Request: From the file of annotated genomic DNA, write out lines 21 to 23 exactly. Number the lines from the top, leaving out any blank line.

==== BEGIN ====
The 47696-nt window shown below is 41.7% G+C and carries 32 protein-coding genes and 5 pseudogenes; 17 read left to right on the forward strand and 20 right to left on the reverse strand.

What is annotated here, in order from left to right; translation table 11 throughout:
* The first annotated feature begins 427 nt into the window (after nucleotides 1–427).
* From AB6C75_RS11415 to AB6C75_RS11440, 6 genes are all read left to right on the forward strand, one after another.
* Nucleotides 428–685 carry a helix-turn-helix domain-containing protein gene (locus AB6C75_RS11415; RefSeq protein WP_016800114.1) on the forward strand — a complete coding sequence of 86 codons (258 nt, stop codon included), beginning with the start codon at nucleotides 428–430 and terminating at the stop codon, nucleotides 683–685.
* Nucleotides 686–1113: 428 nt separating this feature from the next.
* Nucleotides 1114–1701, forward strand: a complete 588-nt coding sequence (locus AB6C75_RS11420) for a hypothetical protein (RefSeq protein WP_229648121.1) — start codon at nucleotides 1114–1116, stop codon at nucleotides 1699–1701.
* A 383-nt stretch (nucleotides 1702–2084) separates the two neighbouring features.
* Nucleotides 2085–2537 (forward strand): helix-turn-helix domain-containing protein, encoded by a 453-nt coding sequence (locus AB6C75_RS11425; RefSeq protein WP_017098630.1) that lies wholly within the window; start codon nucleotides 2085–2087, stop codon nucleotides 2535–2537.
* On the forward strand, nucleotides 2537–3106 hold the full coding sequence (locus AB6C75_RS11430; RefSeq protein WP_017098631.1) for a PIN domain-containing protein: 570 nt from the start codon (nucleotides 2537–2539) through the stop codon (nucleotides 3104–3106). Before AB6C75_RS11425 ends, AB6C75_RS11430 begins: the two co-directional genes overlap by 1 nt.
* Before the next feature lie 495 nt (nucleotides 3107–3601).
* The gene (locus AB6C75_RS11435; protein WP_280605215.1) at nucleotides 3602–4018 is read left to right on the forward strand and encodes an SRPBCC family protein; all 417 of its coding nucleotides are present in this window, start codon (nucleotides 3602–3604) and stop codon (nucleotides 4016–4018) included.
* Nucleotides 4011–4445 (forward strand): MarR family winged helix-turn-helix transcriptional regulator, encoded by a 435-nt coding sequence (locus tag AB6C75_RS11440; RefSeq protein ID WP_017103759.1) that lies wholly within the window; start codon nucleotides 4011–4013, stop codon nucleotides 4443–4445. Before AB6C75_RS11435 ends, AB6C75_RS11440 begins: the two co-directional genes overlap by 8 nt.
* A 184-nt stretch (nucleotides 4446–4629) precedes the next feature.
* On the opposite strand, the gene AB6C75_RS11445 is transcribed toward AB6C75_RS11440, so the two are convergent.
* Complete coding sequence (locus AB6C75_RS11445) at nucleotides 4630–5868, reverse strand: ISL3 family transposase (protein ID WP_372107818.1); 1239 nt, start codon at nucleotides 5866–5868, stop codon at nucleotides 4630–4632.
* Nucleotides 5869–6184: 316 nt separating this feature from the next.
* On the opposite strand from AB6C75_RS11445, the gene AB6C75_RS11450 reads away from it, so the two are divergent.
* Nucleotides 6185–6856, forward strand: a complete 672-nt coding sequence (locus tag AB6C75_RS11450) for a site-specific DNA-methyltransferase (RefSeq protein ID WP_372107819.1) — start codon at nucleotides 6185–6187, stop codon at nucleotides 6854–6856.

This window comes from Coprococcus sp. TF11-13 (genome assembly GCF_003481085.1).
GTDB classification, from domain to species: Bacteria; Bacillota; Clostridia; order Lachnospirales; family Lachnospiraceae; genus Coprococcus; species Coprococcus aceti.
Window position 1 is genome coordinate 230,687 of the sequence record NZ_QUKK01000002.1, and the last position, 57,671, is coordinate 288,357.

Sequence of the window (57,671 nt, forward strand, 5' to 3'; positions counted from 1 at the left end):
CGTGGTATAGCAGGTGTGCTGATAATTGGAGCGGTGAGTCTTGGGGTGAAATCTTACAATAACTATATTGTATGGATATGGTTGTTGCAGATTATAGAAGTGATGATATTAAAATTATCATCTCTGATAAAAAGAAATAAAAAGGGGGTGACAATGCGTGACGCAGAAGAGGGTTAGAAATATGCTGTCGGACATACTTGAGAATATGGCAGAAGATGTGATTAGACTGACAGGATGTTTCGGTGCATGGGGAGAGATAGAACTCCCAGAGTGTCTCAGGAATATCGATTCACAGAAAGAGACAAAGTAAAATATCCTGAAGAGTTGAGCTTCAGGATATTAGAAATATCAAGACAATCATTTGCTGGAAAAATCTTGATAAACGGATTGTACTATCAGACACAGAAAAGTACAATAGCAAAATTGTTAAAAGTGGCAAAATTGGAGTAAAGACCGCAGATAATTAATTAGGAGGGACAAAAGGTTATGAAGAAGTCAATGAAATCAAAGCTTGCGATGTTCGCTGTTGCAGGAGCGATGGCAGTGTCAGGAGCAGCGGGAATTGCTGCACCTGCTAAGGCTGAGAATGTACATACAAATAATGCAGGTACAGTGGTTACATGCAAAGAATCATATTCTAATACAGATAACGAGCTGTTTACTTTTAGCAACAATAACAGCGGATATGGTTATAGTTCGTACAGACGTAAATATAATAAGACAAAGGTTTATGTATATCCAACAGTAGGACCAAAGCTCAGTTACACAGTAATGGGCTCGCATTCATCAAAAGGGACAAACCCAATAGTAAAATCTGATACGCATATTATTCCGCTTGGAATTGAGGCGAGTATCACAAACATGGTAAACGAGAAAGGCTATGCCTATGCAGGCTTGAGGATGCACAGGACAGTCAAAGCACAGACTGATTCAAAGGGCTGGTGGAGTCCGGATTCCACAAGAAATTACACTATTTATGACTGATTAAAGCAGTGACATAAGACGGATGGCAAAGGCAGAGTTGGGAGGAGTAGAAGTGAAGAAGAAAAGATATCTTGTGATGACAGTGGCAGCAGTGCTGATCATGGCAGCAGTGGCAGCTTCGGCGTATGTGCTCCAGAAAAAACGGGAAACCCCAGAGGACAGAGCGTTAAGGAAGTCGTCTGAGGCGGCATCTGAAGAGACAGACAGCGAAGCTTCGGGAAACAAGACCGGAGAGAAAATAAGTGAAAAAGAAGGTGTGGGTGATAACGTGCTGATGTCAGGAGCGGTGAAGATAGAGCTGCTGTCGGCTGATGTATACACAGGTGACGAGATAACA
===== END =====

GTDB classification, from domain to species: Bacteria; Bacillota; Clostridia; order Lachnospirales; family Lachnospiraceae; genus Coprococcus; species Coprococcus aceti.
Window position 1 is genome coordinate 230,687 of the sequence record NZ_QUKK01000002.1, and the last position, 57,671, is coordinate 288,357.

Sequence of the window (57,671 nt, forward strand, 5' to 3'; positions counted from 1 at the left end):